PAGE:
Jocelyn Alo raced to the bag.
The 2021 USA Softball Collegiate Player of the Year let out a ferocious scream as she clapped her hands before throwing her arms in the air toward the Oklahoma dugout.
𝐊𝐄𝐄𝐏 𝐅𝐈𝐆𝐇𝐓𝐈𝐍𝐆 🗣pic.twitter.com/PFF1yTSLXe— Oklahoma Softball (@OU_Softball) June 6, 2021
The senior had just roped a two-out triple moments prior — the first of her career — to center field to cut OU’s deficit to two runs against UCLA in the bottom of the third inning. The Sooners had one hit as a team before Alo came to the plate, and freshman pitcher Nicole May had allowed a three-run home run off the bat of Bruins’ 3-hole hitter Rachel Garcia in the top-half of the inning.
But Alo’s hit provided the momentum. It gave the offense the spark it needed in OU’s 10-3 victory over UCLA on Saturday to advance to the Women’s College World Series semifinals.
“(Alo) hit that ball and it was no surprise to me,” sophomore catcher Kinzie Hansen said. “Whenever she comes up to the plate, I'm standing on deck going, ‘Here we go, we're going to score some runs.’ (The game) totally flipped and it gave us momentum. It completely changed the script of the game and from that point on it was our game to win.”
Hansen, who bats No. 3 in the lineup behind Alo, delivered a single that scored Alo four pitches later.
The Sooners had come within one run of the No. 2 ranked Bruins before the floodgates were opened. The offense scored nine unanswered runs after Alo’s RBI triple from the fourth through sixth inning. Sophomore utility Mackenzie Donihoo hit two home runs, Hansen added three RBIs and freshman infielder Tiare Jennings hit a two-RBI double off the right-field wall.
“First and foremost, I tip my cap to Oklahoma,” UCLA head coach Kelly Inouye-Perez said. “They straight up came up and they threw punches back and beat us on the field tonight. … They don’t quit either.”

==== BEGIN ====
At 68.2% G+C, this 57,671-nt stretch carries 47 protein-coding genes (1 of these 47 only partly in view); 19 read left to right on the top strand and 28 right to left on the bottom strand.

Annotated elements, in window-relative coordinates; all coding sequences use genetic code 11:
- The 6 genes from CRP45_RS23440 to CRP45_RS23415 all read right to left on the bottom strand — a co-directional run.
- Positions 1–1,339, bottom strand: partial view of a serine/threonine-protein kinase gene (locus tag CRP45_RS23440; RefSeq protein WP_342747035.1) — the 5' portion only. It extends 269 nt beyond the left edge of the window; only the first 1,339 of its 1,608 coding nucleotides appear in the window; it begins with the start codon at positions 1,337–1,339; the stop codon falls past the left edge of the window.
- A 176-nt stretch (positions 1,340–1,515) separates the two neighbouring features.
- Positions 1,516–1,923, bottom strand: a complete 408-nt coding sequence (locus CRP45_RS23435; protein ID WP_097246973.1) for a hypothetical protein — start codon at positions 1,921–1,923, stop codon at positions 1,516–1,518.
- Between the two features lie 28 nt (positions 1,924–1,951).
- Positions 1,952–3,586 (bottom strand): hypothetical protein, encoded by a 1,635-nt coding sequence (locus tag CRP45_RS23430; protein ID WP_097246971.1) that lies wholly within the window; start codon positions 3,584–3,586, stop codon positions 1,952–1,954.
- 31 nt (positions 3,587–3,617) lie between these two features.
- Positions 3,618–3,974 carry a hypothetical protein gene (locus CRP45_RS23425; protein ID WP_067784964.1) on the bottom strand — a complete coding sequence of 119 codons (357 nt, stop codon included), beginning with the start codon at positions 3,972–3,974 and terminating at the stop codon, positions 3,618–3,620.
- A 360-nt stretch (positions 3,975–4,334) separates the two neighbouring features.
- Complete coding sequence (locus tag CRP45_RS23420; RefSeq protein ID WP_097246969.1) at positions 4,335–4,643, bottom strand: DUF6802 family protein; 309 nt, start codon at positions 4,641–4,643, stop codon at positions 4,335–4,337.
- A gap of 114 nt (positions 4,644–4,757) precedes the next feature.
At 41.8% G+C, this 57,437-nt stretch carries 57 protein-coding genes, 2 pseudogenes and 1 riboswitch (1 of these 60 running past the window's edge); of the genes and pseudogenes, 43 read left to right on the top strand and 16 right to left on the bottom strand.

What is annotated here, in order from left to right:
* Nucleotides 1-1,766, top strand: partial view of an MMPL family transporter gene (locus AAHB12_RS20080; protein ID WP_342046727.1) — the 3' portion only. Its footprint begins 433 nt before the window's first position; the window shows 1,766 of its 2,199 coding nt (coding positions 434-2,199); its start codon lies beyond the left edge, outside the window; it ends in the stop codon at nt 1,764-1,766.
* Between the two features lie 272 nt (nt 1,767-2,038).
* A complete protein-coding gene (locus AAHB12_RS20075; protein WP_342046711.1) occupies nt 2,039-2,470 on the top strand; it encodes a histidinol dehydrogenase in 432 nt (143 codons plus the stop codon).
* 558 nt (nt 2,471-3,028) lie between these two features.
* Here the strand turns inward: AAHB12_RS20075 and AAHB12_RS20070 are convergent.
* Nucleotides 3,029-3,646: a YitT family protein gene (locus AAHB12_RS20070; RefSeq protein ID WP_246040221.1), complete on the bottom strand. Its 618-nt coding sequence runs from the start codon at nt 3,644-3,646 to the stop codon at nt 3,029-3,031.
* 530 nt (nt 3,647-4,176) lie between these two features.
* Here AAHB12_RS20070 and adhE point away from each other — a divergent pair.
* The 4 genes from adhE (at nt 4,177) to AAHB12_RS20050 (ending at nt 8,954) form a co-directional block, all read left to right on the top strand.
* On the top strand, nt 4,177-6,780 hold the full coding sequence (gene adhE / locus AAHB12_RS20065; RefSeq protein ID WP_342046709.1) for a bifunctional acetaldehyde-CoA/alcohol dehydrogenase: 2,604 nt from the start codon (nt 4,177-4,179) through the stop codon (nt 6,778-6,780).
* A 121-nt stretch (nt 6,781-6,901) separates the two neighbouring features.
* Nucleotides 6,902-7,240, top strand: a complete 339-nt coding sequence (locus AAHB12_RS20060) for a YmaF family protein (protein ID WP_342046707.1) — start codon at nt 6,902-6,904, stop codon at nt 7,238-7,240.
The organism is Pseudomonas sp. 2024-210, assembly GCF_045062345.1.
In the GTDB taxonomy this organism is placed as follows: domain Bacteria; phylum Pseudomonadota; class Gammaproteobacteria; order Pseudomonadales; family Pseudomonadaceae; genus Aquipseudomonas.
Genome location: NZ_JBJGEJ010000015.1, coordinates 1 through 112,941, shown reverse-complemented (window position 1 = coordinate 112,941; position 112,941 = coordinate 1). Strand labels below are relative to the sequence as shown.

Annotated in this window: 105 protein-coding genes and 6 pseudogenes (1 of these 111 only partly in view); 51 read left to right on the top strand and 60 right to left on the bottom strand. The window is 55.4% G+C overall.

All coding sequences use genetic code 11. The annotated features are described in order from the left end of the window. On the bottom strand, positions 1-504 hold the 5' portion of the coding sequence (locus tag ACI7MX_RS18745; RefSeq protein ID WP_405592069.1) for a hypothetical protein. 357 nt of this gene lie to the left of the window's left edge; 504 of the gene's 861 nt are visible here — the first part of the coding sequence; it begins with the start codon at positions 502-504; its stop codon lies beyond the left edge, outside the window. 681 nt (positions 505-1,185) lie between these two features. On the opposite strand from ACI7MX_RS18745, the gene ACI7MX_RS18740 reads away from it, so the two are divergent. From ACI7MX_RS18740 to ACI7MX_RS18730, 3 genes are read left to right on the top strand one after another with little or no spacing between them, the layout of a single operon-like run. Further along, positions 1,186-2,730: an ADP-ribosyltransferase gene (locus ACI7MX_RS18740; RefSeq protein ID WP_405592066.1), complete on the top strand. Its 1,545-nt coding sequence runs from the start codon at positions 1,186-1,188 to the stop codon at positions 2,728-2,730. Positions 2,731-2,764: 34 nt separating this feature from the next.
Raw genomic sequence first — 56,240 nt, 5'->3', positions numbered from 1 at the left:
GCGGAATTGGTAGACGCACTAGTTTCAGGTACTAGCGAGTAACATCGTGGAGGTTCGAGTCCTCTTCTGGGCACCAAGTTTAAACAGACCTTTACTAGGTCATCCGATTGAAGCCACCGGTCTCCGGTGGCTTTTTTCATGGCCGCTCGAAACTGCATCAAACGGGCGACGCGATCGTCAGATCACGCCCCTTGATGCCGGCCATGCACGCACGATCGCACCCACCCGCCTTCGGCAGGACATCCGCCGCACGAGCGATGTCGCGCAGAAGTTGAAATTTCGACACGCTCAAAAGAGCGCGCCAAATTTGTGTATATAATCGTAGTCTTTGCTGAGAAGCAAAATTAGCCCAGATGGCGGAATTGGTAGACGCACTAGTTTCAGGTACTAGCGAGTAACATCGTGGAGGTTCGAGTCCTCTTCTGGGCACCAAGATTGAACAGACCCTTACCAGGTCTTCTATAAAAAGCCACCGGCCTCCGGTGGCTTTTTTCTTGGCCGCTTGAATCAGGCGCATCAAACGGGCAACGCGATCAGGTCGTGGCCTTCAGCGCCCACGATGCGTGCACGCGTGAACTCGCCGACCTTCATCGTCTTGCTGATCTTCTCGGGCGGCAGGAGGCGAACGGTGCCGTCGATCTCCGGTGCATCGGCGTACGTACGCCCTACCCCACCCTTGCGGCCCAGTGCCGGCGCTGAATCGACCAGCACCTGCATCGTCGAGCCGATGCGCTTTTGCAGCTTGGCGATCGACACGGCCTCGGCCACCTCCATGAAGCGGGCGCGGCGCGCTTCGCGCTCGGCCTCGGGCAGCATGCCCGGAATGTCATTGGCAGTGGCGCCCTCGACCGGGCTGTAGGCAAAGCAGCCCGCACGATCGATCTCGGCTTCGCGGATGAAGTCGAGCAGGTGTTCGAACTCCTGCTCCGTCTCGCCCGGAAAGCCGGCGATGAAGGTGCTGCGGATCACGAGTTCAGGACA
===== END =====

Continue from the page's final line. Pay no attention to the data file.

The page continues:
Oklahoma’s historic offense — on pace to break all-time NCAA records for batting average, slugging percentage and home runs per game — scored 18 combined runs in 12 offensive innings Saturday, after scoring three against James Madison Thursday, its lowest mark this season.
The Sooners’ offense also completed the comeback against two-time player of the year Garcia, who was third among Power Five conferences in earned-runs average entering the game with 1.12.
“Our plan against Garcia was mostly to trust our training,” Hansen said. “We went out there, and a lot of times when we struggle, it's only when everyone is trying to hit home runs every single at-bat, and we get out of our game plan. But today we weren't trying to do too much. We were trying to stick to our game plan (and) stay on top of the ball and take good hacks.”
The offense was backed by senior pitcher Giselle Juarez, who came in relief of May in the top of the third inning, although she had already pitched five and one-third innings in the 8-0 run-rule over Georgia earlier in the day.
Juarez kept the Bruins from scoring once she entered, as she pitched five innings, allowed three hits and tallied four strikeouts. She finished the day throwing 155 pitches with no runs allowed and 14 total strikeouts.
“I just wanted to have Nicole May’s back,” Juarez said. “I went out there and that’s what I told her is, ‘I'm going to have your back.’ And I think the team was just going to have her back. I took it one pitch at a time. My team came back and answered. So I think just like knowing that they are answering, so I've got to answer for them, as well, and just having their back throughout the entire game.”
Now, Oklahoma gets a chance at revenge against James Madison at noon Sunday, who the Sooners must beat twice to advance to the national championship series. OU lost, 4-3, in its first game of the tournament Thursday but hope that their play from Saturday can carry into tomorrow’s slate.
“So the attitude is like we didn't get this far just to get this far,” Gasso said.“It was such a great team effort tonight. I think it will build. That momentum will create itself again tomorrow. That's what I hope for.”